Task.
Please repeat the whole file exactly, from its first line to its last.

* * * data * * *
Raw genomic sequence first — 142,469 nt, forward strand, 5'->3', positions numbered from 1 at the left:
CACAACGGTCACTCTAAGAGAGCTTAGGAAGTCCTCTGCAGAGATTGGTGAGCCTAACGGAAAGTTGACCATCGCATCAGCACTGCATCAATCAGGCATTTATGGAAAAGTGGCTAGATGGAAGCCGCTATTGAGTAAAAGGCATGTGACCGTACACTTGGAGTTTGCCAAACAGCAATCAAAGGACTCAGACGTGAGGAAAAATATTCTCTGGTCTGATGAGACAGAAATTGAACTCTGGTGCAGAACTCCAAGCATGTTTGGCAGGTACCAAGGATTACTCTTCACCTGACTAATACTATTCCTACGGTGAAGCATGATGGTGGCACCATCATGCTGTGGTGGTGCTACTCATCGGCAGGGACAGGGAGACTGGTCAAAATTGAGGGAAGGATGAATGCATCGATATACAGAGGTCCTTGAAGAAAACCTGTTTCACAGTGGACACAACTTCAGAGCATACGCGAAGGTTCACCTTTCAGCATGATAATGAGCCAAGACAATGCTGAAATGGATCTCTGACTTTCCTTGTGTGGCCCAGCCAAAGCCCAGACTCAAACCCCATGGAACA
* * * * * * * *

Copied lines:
Raw genomic sequence first — 142,469 nt, forward strand, 5'->3', positions numbered from 1 at the left:
CACAACGGTCACTCTAAGAGAGCTTAGGAAGTCCTCTGCAGAGATTGGTGAGCCTAACGGAAAGTTGACCATCGCATCAGCACTGCATCAATCAGGCATTTATGGAAAAGTGGCTAGATGGAAGCCGCTATTGAGTAAAAGGCATGTGACCGTACACTTGGAGTTTGCCAAACAGCAATCAAAGGACTCAGACGTGAGGAAAAATATTCTCTGGTCTGATGAGACAGAAATTGAACTCTGGTGCAGAACTCCAAGCATGTTTGGCAGGTACCAAGGATTACTCTTCACCTGACTAATACTATTCCTACGGTGAAGCATGATGGTGGCACCATCATGCTGTGGTGGTGCTACTCATCGGCAGGGACAGGGAGACTGGTCAAAATTGAGGGAAGGATGAATGCATCGATATACAGAGGTCCTTGAAGAAAACCTGTTTCACAGTGGACACAACTTCAGAGCATACGCGAAGGTTCACCTTTCAGCATGATAATGAGCCAAGACAATGCTGAAATGGATCTCTGACTTTCCTTGTGTGGCCCAGCCAAAGCCCAGACTCAAACCCCATGGAACA